# Wall Flips

1. Apr 30, 2007

### Eggroll451

How would you calculate the height needed to do a flip off the wall as described in http://www.wikihow.com/Run-up-a-Wall-and-Flip given the height of the person and the speed.

2. Apr 30, 2007

### Danger

I don't think that it's all so simple. You would also have to factor in the person's weight and leg strength (all leg muscles, including the ankle).

3. May 1, 2007

### Ki Man

height needed? i dont get it.

I agree with danger, there are way more factors in this than that. Angle, power, the course of the flip, stuff like that

4. May 2, 2007

### KingNothing

There are a ton of factors in jumping: muscle fiber recruitment, leg strength, ligament lengths relative to each other, motor skills.

If you are looking for a qualitative approach to this question and simply want it answered, just e-mail the writer of that article or experiment to see what works best.

If you are looking for physical equations to describe this, you probably won't ever find any.

5. May 2, 2007

### Office_Shredder

Staff Emeritus
I think we can simplify the problem by assuming that if you're running at a speed v at the wall, you can efficiently transfer your momentum from horizontal to vertical without any loss. While at first it seems to make no sense, it kind of feels right considering that while you lose energy in changing momentum, you get to add some by taking another step off the wall, so maybe it about balances.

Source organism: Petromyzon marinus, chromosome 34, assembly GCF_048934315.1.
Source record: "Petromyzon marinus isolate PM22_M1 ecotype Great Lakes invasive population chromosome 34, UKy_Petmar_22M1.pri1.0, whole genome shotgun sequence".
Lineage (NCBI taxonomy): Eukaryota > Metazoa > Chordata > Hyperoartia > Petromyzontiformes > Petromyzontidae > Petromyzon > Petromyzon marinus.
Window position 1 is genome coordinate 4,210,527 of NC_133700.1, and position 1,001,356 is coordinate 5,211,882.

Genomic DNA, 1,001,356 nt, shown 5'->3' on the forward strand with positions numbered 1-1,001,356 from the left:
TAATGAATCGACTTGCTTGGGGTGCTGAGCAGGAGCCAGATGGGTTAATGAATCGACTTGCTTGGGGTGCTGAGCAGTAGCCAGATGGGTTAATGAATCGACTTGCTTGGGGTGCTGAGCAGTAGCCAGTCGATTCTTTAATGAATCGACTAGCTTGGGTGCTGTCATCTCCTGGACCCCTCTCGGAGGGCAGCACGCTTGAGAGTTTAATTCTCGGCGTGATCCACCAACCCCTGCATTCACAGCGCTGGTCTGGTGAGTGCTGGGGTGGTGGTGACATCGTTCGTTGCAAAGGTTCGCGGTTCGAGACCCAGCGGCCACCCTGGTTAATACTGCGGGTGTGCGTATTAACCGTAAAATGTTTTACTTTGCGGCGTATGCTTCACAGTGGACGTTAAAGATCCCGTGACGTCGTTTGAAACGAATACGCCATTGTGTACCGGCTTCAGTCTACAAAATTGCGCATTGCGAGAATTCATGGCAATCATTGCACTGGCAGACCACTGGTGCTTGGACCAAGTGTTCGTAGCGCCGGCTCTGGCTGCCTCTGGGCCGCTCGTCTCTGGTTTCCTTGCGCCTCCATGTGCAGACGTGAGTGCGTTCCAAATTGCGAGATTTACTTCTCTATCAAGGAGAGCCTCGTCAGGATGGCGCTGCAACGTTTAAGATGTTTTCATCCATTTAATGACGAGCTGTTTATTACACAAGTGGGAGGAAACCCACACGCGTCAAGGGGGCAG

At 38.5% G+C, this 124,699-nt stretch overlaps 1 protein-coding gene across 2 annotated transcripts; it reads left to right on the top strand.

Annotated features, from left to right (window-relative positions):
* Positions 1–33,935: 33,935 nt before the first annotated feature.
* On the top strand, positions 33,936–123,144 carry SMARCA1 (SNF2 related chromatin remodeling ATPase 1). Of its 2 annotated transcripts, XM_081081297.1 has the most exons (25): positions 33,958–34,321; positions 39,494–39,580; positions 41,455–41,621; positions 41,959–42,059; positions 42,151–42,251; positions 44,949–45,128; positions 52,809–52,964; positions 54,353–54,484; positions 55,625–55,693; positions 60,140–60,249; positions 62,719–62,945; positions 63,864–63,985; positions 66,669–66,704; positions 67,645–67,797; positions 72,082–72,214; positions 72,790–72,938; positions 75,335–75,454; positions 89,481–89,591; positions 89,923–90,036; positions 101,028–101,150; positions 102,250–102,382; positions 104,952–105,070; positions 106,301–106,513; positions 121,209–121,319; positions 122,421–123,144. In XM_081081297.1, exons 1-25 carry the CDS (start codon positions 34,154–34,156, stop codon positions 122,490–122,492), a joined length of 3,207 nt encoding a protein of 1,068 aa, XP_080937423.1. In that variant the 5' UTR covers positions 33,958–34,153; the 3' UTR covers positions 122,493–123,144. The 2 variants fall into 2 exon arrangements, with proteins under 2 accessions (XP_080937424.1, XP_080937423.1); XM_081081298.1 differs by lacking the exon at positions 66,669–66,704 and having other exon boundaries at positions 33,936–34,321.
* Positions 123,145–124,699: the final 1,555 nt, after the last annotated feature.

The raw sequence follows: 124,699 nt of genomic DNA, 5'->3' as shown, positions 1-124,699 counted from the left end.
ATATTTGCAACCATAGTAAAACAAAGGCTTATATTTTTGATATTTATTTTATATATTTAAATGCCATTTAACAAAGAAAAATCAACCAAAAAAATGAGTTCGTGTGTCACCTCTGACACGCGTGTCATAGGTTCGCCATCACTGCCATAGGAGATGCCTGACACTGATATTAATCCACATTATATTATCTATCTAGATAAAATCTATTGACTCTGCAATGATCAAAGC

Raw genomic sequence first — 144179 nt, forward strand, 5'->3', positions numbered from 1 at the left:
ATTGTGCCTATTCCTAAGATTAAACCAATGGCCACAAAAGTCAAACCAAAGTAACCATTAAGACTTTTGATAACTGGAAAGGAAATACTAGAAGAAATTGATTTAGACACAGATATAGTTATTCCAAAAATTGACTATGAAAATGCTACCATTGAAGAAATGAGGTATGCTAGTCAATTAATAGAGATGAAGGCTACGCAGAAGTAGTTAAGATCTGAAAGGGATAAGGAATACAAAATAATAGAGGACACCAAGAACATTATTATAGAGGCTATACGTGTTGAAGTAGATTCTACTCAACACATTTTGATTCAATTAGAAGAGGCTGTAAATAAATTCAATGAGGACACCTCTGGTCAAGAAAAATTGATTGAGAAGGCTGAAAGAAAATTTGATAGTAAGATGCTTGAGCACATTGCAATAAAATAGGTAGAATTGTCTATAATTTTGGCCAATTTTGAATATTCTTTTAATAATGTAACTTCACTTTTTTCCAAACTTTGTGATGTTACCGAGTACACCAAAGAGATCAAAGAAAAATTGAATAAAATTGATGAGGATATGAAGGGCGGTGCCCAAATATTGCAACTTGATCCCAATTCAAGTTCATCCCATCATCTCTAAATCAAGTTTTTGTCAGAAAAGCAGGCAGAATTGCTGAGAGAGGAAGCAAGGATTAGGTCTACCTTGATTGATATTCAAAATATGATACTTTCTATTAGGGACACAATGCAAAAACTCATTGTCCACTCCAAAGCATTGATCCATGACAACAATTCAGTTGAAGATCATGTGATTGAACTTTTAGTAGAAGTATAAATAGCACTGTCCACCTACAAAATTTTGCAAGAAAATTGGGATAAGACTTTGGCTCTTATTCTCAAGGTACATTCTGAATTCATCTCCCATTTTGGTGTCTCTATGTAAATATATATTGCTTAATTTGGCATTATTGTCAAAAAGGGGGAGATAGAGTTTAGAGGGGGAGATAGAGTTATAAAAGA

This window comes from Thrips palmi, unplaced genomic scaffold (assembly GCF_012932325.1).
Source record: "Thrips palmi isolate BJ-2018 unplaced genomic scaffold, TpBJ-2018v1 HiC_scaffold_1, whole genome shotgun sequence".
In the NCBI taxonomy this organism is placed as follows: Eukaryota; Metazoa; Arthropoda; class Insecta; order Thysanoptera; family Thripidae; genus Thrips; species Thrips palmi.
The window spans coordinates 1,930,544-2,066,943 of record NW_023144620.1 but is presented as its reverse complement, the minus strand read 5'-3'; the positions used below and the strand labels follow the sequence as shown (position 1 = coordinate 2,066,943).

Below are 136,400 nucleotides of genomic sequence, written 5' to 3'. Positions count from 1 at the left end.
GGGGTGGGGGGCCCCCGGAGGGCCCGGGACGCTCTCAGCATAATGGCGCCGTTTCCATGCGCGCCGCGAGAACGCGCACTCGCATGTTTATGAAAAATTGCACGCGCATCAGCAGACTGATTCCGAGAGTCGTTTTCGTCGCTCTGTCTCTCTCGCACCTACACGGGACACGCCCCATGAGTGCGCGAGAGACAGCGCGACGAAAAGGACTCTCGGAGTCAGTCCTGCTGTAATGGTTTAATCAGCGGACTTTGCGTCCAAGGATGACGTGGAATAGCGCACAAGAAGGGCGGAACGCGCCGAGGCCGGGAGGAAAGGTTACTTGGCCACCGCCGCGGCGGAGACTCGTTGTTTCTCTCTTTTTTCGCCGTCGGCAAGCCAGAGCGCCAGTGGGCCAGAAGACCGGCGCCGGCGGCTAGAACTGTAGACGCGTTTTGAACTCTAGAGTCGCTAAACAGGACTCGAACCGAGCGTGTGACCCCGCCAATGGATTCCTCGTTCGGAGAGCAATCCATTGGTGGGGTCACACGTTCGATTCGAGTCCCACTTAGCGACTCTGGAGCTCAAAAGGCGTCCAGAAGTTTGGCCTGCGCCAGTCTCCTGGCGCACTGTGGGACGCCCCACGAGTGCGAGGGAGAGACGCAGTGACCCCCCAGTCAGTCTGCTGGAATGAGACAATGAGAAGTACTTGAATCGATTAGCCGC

So if you put your launching foot at a height h up the wall, the pivot point of your body is going to be at a height of h once you become horizontal. Note the pivot point of your body will fall as soon as you begin your rotation. It's not really possible to calculate what your angular speed is, so assume your feet move at constant velocity this whole time. The average center of mass is about .55T high, where T is the height of the person (it's about .56 for males, .54 for females), so the distance of your feet (which have constant angular speed) from the pivot point is .55T, where T is how tall you are

Using these assumptions, I would imagine the problem is solvable, or at least much closer to solvable

6. May 2, 2007

### dimensionless

You need to jump to a height h1, with vertical speed v1, horizontal speed v2 and angular velocity w1. You would then have to push off the wall and acquire angular velocity w2, vertical speed v3 and horizontal speed v4. To solve this I imagine you would have to find the person's center of mass as a function of position.

You will also need to double knot your shoelaces, and lift weights/take gymnastics for a year. (In other words, my statements are not to suggest that this should be attempted by anybody.)

7. May 2, 2007

### Danger

Also double-check that nobody greased the wall.

8. May 2, 2007

### KingNothing

How did you beat me to it?

9. May 2, 2007

### aliaze1

yea there are lots of factors involved....

i assume you will need to know a minimum of:

forces exerted by ALL of the muscles of the leg, and their angles since they are not all perpendicular to the ground

angle of the jump in relation to the coordinate plane (the wall and floor)

person's weight and center of mass

velocity b4 the jump

technique of jump

all vector quantities must have their angles known, this is crucial

and any potential losses in the process should be factored in

10. May 2, 2007